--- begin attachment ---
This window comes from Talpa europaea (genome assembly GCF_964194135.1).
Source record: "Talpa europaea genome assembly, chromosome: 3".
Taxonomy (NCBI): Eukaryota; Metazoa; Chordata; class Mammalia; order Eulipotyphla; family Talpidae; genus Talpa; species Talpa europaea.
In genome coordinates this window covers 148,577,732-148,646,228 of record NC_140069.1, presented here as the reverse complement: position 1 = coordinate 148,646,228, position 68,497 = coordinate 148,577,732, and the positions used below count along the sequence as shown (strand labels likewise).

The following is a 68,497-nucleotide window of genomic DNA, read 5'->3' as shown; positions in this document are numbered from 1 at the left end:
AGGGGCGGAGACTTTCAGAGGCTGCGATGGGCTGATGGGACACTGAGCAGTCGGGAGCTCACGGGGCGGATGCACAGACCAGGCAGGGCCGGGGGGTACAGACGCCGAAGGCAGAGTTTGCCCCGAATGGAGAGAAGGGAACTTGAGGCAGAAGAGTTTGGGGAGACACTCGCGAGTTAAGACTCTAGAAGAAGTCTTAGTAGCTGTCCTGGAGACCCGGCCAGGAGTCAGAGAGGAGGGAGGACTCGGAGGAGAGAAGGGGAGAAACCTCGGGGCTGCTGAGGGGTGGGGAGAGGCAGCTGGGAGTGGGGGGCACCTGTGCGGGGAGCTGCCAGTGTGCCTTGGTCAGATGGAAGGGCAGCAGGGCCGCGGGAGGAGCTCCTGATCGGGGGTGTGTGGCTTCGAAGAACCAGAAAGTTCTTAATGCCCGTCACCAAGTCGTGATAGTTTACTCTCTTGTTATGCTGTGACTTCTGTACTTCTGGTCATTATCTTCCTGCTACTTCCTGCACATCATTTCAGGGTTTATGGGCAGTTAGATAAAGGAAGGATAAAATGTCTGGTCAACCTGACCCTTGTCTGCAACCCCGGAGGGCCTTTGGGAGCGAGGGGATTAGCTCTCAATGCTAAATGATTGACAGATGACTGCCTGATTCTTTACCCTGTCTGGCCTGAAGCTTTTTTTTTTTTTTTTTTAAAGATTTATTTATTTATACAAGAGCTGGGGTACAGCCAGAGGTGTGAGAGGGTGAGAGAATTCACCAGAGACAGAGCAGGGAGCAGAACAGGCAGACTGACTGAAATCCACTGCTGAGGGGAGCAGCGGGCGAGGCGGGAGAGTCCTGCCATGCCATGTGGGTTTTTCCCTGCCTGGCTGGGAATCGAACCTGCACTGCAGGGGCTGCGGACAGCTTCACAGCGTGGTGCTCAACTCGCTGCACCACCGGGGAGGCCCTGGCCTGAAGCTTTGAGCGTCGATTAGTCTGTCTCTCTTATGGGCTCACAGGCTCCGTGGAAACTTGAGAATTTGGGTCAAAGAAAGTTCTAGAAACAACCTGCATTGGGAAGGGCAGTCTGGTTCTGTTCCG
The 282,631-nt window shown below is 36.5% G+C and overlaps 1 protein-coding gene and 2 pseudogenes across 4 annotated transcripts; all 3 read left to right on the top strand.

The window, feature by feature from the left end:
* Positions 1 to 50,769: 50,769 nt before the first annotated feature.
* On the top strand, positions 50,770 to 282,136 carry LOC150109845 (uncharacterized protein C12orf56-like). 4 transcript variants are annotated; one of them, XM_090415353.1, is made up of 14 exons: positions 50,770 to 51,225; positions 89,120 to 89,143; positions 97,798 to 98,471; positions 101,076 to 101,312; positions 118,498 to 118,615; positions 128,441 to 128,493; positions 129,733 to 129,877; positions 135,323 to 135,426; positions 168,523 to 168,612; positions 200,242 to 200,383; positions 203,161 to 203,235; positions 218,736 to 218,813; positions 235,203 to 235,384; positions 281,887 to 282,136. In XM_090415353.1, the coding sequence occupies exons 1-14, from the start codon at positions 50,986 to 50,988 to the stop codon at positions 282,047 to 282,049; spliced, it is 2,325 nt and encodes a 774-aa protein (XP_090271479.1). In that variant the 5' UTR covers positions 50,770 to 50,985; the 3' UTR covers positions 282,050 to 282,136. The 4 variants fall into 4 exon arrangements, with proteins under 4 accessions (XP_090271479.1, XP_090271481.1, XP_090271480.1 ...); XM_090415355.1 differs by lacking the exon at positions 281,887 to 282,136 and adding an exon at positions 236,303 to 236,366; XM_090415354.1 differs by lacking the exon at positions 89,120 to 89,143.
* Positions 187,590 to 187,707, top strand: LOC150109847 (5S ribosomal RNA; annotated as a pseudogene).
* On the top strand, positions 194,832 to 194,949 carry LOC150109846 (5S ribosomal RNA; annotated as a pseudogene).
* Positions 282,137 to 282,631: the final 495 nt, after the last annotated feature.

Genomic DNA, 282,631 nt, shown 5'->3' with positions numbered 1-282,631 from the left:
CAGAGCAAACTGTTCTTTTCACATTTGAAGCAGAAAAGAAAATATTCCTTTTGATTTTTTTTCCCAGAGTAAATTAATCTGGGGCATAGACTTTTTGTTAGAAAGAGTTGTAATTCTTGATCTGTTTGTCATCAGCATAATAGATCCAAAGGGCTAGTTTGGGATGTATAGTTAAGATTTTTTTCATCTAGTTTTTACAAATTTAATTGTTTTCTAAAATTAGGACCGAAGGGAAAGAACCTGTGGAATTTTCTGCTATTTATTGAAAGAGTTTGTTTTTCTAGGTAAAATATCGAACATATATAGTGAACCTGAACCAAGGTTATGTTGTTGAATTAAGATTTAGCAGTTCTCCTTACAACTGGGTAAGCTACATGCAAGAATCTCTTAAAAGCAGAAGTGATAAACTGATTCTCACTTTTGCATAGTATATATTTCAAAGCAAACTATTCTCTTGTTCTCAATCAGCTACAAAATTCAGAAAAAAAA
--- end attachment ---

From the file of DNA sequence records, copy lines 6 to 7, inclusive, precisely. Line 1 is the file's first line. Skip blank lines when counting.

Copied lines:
AGGGGCGGAGACTTTCAGAGGCTGCGATGGGCTGATGGGACACTGAGCAGTCGGGAGCTCACGGGGCGGATGCACAGACCAGGCAGGGCCGGGGGGTACAGACGCCGAAGGCAGAGTTTGCCCCGAATGGAGAGAAGGGAACTTGAGGCAGAAGAGTTTGGGGAGACACTCGCGAGTTAAGACTCTAGAAGAAGTCTTAGTAGCTGTCCTGGAGACCCGGCCAGGAGTCAGAGAGGAGGGAGGACTCGGAGGAGAGAAGGGGAGAAACCTCGGGGCTGCTGAGGGGTGGGGAGAGGCAGCTGGGAGTGGGGGGCACCTGTGCGGGGAGCTGCCAGTGTGCCTTGGTCAGATGGAAGGGCAGCAGGGCCGCGGGAGGAGCTCCTGATCGGGGGTGTGTGGCTTCGAAGAACCAGAAAGTTCTTAATGCCCGTCACCAAGTCGTGATAGTTTACTCTCTTGTTATGCTGTGACTTCTGTACTTCTGGTCATTATCTTCCTGCTACTTCCTGCACATCATTTCAGGGTTTATGGGCAGTTAGATAAAGGAAGGATAAAATGTCTGGTCAACCTGACCCTTGTCTGCAACCCCGGAGGGCCTTTGGGAGCGAGGGGATTAGCTCTCAATGCTAAATGATTGACAGATGACTGCCTGATTCTTTACCCTGTCTGGCCTGAAGCTTTTTTTTTTTTTTTTTTAAAGATTTATTTATTTATACAAGAGCTGGGGTACAGCCAGAGGTGTGAGAGGGTGAGAGAATTCACCAGAGACAGAGCAGGGAGCAGAACAGGCAGACTGACTGAAATCCACTGCTGAGGGGAGCAGCGGGCGAGGCGGGAGAGTCCTGCCATGCCATGTGGGTTTTTCCCTGCCTGGCTGGGAATCGAACCTGCACTGCAGGGGCTGCGGACAGCTTCACAGCGTGGTGCTCAACTCGCTGCACCACCGGGGAGGCCCTGGCCTGAAGCTTTGAGCGTCGATTAGTCTGTCTCTCTTATGGGCTCACAGGCTCCGTGGAAACTTGAGAATTTGGGTCAAAGAAAGTTCTAGAAACAACCTGCATTGGGAAGGGCAGTCTGGTTCTGTTCCG
The 282,631-nt window shown below is 36.5% G+C and overlaps 1 protein-coding gene and 2 pseudogenes across 4 annotated transcripts; all 3 read left to right on the top strand.